{¶ 8} OmniSource refused to pay further temporary total disability compensation, despite continuing medical certification, citing Calderwood's discharge.    Calderwood then moved appellee and cross-appellant Industrial Commission of Ohio for an order to compel OmniSource to resume payment of temporary total disability compensation.   A district hearing officer reinstated compensation, reasoning that Calderwood's discharge did not constitute a voluntary abandonment of employment, because, among other things, Calderwood was already temporarily and totally disabled when fired and could not have voluntarily relinquished his former position of employment.   A staff hearing officer affirmed that order, and the commission denied further consideration.

{¶ 9} OmniSource filed a complaint in mandamus in the Court of Appeals for Franklin County.   The magistrate agreed with the commission's reasoning.   The court, however, felt that the pivotal issue was whether Calderwood's second drunk-driving offense necessitated a lifetime ban on driving commercially.   It granted a limited writ ordering the commission to resolve that issue in reconsidering Calderwood's entitlement to compensation.   Calderwood, OmniSource, and the commission all appealed.

 {¶ 10} A claimant who is already disabled when terminated is not disqualified from temporary total disability compensation.  State ex rel. Pretty Prods., Inc. v. Indus. Comm. (1996), 77 Ohio St.3d 5, 670 N.E.2d 466;  State ex rel. Brown v. Indus. Comm. (1993), 68 Ohio St.3d 45, 623 N.E.2d 55.   That is because “a claimant can abandon a former position or remove himself or herself from the work force only if he or she has the physical capacity for employment at the time of the abandonment or removal.”   Id. at 48, 623 N.E.2d 55.   Once a claimant is disabled, “it is of no consequence that a subsequent event may arise, such as the claimant's incarceration, which may further impair his or her ability to work, because the subsequent event does not negate the causal relationship between the work-related injury suffered by the claimant and his or her absence from the work force.”  Id. at 49, 623 N.E.2d 55.  Pretty Prods. expressly extended these principles to discharges for violations of work rules.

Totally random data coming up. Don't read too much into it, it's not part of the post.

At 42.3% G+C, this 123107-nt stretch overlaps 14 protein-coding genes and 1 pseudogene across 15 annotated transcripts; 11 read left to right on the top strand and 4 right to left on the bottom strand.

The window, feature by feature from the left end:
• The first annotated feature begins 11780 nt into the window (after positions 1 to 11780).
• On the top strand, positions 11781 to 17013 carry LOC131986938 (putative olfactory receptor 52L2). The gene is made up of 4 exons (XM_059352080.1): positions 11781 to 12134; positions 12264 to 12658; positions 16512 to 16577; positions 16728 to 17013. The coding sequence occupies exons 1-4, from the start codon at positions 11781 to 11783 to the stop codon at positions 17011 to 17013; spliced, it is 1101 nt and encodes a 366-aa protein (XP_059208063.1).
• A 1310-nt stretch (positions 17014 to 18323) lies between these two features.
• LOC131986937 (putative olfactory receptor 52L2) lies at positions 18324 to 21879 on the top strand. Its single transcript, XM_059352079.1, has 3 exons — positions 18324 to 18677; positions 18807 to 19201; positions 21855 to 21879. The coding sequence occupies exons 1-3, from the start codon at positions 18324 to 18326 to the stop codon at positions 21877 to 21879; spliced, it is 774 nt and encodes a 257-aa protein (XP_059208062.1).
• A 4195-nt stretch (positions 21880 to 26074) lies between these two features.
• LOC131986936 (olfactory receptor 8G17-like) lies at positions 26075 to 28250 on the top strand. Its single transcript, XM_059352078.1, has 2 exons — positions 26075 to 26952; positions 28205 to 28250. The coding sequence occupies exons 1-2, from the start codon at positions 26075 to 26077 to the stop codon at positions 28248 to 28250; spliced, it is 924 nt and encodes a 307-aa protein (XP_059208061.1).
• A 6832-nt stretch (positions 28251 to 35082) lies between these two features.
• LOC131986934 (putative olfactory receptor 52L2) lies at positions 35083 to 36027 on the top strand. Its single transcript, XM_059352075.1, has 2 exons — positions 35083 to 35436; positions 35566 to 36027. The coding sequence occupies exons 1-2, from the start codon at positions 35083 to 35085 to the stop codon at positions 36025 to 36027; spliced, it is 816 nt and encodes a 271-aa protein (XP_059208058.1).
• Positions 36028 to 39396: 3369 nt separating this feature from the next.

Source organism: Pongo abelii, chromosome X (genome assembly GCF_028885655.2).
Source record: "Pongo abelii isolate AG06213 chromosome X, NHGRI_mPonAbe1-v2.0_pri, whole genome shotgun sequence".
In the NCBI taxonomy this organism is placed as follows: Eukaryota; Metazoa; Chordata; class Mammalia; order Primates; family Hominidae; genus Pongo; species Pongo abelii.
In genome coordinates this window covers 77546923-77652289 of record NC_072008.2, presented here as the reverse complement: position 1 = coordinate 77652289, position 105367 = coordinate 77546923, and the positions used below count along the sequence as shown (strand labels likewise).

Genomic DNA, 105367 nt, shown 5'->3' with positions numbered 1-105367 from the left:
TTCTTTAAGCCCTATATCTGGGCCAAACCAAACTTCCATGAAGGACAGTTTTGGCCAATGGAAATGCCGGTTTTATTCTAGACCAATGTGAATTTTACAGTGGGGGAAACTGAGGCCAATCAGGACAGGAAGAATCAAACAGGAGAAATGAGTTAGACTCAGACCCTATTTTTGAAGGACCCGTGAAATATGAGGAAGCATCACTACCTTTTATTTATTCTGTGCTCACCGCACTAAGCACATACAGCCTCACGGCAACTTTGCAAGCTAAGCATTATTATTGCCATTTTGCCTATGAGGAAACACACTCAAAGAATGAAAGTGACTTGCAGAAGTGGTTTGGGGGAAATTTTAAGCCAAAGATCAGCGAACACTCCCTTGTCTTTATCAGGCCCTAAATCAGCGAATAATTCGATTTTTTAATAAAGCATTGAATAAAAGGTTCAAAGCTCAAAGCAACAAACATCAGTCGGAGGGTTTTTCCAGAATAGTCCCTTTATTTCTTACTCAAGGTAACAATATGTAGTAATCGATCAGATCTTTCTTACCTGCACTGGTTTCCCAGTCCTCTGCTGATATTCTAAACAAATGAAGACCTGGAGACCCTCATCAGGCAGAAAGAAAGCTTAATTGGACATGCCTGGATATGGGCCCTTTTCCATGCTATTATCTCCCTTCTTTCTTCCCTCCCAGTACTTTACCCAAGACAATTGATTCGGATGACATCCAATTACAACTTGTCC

{¶ 11} Calderwood was temporarily and totally disabled at the time of his arrest, conviction, and termination.   He had knee surgery on November 19, 2003, and was certified as temporarily and totally disabled through February 26, 2004.   He was arrested on January 1, 2004.   Calderwood then returned to work in late February.   OmniSource did not honor claimant's postsurgical medical restrictions, which resulted in further injury on March 2, 2004.   This, in turn, generated a new period of temporary total disability that was ongoing through his April 28, 2004 conviction and May 13, 2004 termination.

{¶ 12} Both the commission and Calderwood assert that these facts are on point with Brown and Pretty Prods., making these cases dispositive, and we agree.   Contrary to OmniSource's representation, the fact that Calderwood was fired for reasons unrelated to absenteeism (as alleged in Pretty Prods.) does not  disturb the decision's underlying rationale, i.e., that a claimant can abandon a former position of employment only if the claimant was physically capable of doing that job at the time of the alleged abandonment.   Calderwood was not.

{¶ 13} The judgment of the court of appeals is reversed, and the commission's order is reinstated.

Judgment reversed.

PER CURIAM.

MOYER, C.J., PFEIFER, LUNDBERG STRATTON, O'CONNOR, O'DONNELL and CUPP, JJ., concur. LANZINGER, J., concurs in judgment only.